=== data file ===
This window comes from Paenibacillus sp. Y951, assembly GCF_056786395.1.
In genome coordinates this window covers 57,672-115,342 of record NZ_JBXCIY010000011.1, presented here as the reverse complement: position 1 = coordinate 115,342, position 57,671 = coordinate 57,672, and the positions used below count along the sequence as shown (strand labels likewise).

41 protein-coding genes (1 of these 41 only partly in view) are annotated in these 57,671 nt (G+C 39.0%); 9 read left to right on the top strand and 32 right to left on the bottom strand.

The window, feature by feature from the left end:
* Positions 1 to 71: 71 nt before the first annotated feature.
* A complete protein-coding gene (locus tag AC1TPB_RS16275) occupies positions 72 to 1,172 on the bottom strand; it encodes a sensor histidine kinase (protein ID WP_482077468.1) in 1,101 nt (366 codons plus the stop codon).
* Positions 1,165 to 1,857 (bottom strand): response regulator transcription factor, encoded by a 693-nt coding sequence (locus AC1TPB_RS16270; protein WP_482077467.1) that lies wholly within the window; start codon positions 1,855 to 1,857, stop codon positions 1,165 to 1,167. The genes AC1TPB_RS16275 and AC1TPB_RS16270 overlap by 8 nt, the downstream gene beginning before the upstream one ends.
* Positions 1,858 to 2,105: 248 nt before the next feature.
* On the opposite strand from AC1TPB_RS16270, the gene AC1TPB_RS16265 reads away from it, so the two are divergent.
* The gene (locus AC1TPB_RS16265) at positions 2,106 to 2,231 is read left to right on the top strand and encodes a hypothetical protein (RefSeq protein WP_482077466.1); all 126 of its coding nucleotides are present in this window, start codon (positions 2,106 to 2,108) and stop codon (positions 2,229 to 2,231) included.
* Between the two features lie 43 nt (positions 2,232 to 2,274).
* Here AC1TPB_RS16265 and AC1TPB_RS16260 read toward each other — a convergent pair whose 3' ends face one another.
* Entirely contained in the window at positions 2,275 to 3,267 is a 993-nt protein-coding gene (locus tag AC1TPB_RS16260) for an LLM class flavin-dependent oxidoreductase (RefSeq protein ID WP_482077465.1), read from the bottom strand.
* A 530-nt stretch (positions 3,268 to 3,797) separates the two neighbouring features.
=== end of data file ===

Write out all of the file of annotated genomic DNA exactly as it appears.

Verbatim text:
This window comes from Paenibacillus sp. Y951, assembly GCF_056786395.1.
In genome coordinates this window covers 57,672-115,342 of record NZ_JBXCIY010000011.1, presented here as the reverse complement: position 1 = coordinate 115,342, position 57,671 = coordinate 57,672, and the positions used below count along the sequence as shown (strand labels likewise).

41 protein-coding genes (1 of these 41 only partly in view) are annotated in these 57,671 nt (G+C 39.0%); 9 read left to right on the top strand and 32 right to left on the bottom strand.

The window, feature by feature from the left end:
* Positions 1 to 71: 71 nt before the first annotated feature.
* A complete protein-coding gene (locus tag AC1TPB_RS16275) occupies positions 72 to 1,172 on the bottom strand; it encodes a sensor histidine kinase (protein ID WP_482077468.1) in 1,101 nt (366 codons plus the stop codon).
* Positions 1,165 to 1,857 (bottom strand): response regulator transcription factor, encoded by a 693-nt coding sequence (locus AC1TPB_RS16270; protein WP_482077467.1) that lies wholly within the window; start codon positions 1,855 to 1,857, stop codon positions 1,165 to 1,167. The genes AC1TPB_RS16275 and AC1TPB_RS16270 overlap by 8 nt, the downstream gene beginning before the upstream one ends.
* Positions 1,858 to 2,105: 248 nt before the next feature.
* On the opposite strand from AC1TPB_RS16270, the gene AC1TPB_RS16265 reads away from it, so the two are divergent.
* The gene (locus AC1TPB_RS16265) at positions 2,106 to 2,231 is read left to right on the top strand and encodes a hypothetical protein (RefSeq protein WP_482077466.1); all 126 of its coding nucleotides are present in this window, start codon (positions 2,106 to 2,108) and stop codon (positions 2,229 to 2,231) included.
* Between the two features lie 43 nt (positions 2,232 to 2,274).
* Here AC1TPB_RS16265 and AC1TPB_RS16260 read toward each other — a convergent pair whose 3' ends face one another.
* Entirely contained in the window at positions 2,275 to 3,267 is a 993-nt protein-coding gene (locus tag AC1TPB_RS16260) for an LLM class flavin-dependent oxidoreductase (RefSeq protein ID WP_482077465.1), read from the bottom strand.
* A 530-nt stretch (positions 3,268 to 3,797) separates the two neighbouring features.